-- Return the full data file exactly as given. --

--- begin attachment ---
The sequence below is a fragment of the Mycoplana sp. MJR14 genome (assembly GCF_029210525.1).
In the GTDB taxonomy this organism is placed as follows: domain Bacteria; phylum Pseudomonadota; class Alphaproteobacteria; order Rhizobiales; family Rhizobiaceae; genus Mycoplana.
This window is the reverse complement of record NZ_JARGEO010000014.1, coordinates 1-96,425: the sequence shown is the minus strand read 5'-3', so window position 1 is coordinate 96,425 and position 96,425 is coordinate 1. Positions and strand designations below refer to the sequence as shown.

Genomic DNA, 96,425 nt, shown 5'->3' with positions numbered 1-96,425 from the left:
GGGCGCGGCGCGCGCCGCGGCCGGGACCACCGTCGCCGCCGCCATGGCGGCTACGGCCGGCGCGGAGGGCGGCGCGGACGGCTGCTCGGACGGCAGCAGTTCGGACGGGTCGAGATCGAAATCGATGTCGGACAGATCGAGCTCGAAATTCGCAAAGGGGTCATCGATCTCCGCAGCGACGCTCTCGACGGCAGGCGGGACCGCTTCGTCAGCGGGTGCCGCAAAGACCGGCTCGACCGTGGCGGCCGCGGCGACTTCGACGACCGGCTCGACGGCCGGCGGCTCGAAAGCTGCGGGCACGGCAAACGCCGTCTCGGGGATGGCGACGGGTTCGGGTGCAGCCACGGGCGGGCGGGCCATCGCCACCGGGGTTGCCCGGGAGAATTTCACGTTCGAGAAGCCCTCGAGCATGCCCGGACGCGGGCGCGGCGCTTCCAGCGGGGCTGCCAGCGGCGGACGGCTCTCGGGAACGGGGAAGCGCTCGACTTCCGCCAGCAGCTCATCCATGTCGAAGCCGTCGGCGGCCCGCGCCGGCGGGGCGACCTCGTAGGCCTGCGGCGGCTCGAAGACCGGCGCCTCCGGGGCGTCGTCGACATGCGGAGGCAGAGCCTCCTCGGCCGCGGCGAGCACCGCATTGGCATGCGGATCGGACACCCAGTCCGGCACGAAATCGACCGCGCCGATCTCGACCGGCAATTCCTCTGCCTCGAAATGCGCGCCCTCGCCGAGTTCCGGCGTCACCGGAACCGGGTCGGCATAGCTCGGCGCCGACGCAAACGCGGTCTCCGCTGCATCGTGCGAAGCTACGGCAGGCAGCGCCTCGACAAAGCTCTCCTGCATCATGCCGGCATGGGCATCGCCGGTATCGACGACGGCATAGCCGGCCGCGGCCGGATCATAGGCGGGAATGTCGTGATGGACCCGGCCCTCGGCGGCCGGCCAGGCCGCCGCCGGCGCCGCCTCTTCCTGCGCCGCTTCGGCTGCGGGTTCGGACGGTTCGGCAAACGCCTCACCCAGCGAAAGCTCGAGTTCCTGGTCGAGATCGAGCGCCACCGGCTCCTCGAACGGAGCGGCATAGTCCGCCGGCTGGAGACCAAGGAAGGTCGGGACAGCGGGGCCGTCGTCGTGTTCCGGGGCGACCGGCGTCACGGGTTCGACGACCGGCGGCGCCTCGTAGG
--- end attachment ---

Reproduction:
The sequence below is a fragment of the Mycoplana sp. MJR14 genome (assembly GCF_029210525.1).
In the GTDB taxonomy this organism is placed as follows: domain Bacteria; phylum Pseudomonadota; class Alphaproteobacteria; order Rhizobiales; family Rhizobiaceae; genus Mycoplana.
This window is the reverse complement of record NZ_JARGEO010000014.1, coordinates 1-96,425: the sequence shown is the minus strand read 5'-3', so window position 1 is coordinate 96,425 and position 96,425 is coordinate 1. Positions and strand designations below refer to the sequence as shown.

Genomic DNA, 96,425 nt, shown 5'->3' with positions numbered 1-96,425 from the left:
GGGCGCGGCGCGCGCCGCGGCCGGGACCACCGTCGCCGCCGCCATGGCGGCTACGGCCGGCGCGGAGGGCGGCGCGGACGGCTGCTCGGACGGCAGCAGTTCGGACGGGTCGAGATCGAAATCGATGTCGGACAGATCGAGCTCGAAATTCGCAAAGGGGTCATCGATCTCCGCAGCGACGCTCTCGACGGCAGGCGGGACCGCTTCGTCAGCGGGTGCCGCAAAGACCGGCTCGACCGTGGCGGCCGCGGCGACTTCGACGACCGGCTCGACGGCCGGCGGCTCGAAAGCTGCGGGCACGGCAAACGCCGTCTCGGGGATGGCGACGGGTTCGGGTGCAGCCACGGGCGGGCGGGCCATCGCCACCGGGGTTGCCCGGGAGAATTTCACGTTCGAGAAGCCCTCGAGCATGCCCGGACGCGGGCGCGGCGCTTCCAGCGGGGCTGCCAGCGGCGGACGGCTCTCGGGAACGGGGAAGCGCTCGACTTCCGCCAGCAGCTCATCCATGTCGAAGCCGTCGGCGGCCCGCGCCGGCGGGGCGACCTCGTAGGCCTGCGGCGGCTCGAAGACCGGCGCCTCCGGGGCGTCGTCGACATGCGGAGGCAGAGCCTCCTCGGCCGCGGCGAGCACCGCATTGGCATGCGGATCGGACACCCAGTCCGGCACGAAATCGACCGCGCCGATCTCGACCGGCAATTCCTCTGCCTCGAAATGCGCGCCCTCGCCGAGTTCCGGCGTCACCGGAACCGGGTCGGCATAGCTCGGCGCCGACGCAAACGCGGTCTCCGCTGCATCGTGCGAAGCTACGGCAGGCAGCGCCTCGACAAAGCTCTCCTGCATCATGCCGGCATGGGCATCGCCGGTATCGACGACGGCATAGCCGGCCGCGGCCGGATCATAGGCGGGAATGTCGTGATGGACCCGGCCCTCGGCGGCCGGCCAGGCCGCCGCCGGCGCCGCCTCTTCCTGCGCCGCTTCGGCTGCGGGTTCGGACGGTTCGGCAAACGCCTCACCCAGCGAAAGCTCGAGTTCCTGGTCGAGATCGAGCGCCACCGGCTCCTCGAACGGAGCGGCATAGTCCGCCGGCTGGAGACCAAGGAAGGTCGGGACAGCGGGGCCGTCGTCGTGTTCCGGGGCGACCGGCGTCACGGGTTCGACGACCGGCGGCGCCTCGTAGG